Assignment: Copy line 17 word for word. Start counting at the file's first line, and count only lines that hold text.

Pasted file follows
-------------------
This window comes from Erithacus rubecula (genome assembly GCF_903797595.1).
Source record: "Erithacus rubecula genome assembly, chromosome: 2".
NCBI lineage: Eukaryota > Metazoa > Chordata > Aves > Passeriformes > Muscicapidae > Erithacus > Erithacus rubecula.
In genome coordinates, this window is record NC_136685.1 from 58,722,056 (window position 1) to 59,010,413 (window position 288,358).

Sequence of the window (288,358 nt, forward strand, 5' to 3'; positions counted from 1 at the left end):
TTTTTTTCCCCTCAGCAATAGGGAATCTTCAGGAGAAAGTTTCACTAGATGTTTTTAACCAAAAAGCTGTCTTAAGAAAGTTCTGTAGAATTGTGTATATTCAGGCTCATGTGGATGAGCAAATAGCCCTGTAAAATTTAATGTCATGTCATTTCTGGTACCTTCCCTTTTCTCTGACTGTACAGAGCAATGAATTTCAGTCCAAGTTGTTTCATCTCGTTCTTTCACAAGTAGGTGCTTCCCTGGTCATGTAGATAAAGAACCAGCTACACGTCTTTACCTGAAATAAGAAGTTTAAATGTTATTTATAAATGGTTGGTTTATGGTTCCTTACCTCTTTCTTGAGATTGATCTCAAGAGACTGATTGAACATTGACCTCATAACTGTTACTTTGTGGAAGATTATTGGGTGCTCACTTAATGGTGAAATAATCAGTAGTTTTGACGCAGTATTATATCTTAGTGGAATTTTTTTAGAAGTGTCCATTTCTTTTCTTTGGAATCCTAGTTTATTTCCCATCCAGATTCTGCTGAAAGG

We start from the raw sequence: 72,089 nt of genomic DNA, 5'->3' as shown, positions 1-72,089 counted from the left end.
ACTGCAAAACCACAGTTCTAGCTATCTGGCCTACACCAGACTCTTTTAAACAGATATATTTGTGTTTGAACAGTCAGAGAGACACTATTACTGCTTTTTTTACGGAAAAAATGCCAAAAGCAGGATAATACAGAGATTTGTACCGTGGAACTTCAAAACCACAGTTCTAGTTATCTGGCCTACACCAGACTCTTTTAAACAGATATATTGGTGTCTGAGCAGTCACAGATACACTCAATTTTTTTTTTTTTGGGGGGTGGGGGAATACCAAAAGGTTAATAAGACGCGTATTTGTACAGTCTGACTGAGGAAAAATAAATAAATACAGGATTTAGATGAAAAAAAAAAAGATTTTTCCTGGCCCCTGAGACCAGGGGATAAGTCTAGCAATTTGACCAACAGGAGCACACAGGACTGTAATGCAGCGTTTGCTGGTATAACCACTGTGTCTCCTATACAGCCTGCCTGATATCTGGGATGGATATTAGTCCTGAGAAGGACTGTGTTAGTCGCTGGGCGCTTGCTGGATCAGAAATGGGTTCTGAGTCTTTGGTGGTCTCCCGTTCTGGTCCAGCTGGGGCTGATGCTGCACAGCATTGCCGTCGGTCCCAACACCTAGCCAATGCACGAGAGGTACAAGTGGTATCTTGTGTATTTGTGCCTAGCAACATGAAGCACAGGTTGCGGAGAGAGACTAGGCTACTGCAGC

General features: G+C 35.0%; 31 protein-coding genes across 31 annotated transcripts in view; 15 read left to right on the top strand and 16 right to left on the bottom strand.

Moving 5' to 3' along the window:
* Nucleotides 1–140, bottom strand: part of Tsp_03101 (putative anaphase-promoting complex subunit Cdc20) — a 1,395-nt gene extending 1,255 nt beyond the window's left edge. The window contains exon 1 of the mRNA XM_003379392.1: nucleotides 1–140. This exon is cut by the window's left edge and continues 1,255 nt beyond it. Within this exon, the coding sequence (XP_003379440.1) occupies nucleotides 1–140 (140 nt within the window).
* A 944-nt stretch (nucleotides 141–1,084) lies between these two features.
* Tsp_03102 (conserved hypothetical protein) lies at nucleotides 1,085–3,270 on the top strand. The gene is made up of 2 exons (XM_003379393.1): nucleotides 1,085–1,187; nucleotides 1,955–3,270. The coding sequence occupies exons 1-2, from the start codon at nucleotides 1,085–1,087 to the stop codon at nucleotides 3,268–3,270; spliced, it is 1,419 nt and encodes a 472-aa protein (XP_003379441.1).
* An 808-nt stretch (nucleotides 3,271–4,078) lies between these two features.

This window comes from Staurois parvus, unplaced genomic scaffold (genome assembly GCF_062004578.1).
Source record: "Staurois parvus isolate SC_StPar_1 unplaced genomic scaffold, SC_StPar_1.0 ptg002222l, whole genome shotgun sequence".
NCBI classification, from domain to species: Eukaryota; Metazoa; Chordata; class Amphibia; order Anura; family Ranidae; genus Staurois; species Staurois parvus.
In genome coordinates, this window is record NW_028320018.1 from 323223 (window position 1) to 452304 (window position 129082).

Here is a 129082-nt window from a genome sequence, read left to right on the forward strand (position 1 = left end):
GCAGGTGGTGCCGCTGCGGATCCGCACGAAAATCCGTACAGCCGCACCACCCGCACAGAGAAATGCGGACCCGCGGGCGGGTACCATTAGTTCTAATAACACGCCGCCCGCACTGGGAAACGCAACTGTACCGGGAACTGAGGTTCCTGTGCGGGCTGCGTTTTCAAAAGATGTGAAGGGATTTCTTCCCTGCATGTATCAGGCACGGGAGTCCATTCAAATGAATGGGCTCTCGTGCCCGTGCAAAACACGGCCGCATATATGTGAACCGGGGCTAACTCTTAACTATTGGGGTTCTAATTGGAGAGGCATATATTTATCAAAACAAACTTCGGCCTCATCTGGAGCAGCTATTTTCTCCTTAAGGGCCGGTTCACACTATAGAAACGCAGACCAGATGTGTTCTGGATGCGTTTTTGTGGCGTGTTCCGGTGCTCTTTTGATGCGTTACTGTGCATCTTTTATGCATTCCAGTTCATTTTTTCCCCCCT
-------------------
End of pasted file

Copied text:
NCBI classification, from domain to species: Eukaryota; Metazoa; Chordata; class Amphibia; order Anura; family Ranidae; genus Staurois; species Staurois parvus.